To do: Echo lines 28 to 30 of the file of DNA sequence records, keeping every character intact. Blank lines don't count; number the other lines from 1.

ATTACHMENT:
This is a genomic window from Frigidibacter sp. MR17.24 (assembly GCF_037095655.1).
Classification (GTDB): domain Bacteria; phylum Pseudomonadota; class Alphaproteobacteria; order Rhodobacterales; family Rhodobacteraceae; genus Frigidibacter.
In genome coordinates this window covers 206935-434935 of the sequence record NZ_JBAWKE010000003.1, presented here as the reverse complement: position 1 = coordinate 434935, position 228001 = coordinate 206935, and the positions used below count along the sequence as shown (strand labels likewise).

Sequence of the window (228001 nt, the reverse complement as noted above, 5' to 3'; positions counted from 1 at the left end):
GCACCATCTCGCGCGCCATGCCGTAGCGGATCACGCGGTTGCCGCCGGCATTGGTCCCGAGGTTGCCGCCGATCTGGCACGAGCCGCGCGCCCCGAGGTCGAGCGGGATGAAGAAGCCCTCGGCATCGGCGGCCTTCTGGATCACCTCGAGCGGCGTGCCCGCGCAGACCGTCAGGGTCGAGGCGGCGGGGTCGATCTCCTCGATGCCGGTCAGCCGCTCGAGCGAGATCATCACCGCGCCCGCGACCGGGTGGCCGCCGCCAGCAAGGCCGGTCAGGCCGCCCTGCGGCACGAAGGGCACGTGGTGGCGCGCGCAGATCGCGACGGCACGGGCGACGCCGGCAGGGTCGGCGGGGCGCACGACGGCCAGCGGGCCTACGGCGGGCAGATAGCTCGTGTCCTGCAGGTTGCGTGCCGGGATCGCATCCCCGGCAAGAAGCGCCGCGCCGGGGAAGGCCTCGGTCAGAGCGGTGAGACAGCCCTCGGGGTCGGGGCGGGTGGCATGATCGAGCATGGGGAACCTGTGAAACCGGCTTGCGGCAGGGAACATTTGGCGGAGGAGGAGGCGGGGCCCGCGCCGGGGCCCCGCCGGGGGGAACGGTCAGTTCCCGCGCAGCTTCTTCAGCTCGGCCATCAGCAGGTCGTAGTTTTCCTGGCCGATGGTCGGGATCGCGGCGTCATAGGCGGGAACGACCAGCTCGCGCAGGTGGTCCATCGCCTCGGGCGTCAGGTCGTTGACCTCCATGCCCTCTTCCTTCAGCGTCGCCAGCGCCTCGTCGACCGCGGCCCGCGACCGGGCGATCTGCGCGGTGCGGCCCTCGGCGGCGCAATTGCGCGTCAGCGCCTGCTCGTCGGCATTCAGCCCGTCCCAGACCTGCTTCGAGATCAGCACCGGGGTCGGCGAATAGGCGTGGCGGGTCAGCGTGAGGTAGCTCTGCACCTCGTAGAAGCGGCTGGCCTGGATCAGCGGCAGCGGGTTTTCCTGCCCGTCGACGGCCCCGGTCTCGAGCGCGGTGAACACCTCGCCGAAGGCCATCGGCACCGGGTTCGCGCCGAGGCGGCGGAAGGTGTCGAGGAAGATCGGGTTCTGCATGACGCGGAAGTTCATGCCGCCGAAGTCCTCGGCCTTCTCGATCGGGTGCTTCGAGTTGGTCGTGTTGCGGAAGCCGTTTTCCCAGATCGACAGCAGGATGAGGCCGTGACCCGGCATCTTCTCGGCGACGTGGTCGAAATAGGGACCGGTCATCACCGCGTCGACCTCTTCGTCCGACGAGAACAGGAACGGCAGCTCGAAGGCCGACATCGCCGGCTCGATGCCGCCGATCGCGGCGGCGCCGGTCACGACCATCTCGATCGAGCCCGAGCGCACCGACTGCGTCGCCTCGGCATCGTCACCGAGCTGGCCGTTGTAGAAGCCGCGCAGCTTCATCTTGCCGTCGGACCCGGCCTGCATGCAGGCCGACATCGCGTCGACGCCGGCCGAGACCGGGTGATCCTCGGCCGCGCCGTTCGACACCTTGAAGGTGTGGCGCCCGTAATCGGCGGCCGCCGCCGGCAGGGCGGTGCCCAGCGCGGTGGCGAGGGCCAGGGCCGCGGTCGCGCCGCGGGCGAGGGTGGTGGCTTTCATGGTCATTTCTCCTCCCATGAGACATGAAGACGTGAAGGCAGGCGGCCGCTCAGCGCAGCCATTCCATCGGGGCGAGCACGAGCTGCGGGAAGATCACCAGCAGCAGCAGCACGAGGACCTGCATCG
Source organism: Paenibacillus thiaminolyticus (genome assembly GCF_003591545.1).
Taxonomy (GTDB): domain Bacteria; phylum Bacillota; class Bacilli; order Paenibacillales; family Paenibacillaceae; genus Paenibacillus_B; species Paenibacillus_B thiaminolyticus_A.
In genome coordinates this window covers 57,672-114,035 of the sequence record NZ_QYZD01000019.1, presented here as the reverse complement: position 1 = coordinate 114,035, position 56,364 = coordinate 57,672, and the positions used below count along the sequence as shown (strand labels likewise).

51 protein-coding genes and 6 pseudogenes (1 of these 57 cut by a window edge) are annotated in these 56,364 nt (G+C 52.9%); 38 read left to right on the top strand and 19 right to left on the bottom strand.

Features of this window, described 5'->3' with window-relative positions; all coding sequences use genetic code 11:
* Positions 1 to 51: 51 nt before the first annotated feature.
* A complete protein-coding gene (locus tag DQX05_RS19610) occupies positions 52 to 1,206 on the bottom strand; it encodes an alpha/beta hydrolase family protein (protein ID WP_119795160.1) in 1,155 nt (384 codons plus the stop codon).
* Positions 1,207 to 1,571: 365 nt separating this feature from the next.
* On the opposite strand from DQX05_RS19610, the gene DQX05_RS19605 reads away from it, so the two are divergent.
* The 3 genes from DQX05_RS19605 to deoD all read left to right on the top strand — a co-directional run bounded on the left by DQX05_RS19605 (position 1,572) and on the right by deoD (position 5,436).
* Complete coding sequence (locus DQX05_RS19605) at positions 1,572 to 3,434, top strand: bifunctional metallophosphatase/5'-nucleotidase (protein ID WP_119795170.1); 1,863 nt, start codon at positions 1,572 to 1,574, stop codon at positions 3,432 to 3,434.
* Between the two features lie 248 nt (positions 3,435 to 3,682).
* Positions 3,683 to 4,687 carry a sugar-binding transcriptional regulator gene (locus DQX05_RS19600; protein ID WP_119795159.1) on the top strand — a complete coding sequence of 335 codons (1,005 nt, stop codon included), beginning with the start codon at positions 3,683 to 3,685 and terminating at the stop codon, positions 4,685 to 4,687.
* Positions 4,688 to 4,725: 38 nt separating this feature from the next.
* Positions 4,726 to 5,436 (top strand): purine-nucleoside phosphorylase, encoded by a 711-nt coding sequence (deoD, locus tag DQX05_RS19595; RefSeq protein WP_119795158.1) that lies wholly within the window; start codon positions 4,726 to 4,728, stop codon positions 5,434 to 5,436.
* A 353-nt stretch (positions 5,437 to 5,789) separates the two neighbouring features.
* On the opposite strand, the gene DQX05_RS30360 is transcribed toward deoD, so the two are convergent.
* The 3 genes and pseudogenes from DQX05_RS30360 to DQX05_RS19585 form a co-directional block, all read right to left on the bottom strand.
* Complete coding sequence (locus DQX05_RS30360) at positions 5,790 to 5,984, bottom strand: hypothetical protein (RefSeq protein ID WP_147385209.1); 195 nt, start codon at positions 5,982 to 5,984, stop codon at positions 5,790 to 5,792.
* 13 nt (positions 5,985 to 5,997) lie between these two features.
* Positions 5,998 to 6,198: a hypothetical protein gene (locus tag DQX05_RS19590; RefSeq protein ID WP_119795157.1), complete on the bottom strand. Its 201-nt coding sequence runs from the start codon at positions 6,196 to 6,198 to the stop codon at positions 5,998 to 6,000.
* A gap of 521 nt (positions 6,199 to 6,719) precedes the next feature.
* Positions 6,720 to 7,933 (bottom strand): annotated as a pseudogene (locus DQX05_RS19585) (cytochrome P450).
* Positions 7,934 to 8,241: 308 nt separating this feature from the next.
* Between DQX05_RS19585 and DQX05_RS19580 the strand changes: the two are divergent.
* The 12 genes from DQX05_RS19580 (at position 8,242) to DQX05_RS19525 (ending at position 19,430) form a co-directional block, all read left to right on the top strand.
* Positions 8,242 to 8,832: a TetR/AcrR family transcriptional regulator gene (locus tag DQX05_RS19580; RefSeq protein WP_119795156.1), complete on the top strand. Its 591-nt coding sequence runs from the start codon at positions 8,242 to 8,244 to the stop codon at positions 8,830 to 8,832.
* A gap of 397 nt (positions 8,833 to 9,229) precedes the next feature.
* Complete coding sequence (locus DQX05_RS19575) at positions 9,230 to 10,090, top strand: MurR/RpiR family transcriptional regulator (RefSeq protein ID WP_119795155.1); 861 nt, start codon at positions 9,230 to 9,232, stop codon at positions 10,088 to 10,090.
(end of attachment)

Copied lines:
* Positions 6,720 to 7,933 (bottom strand): annotated as a pseudogene (locus DQX05_RS19585) (cytochrome P450).
* Positions 7,934 to 8,241: 308 nt separating this feature from the next.
* Between DQX05_RS19585 and DQX05_RS19580 the strand changes: the two are divergent.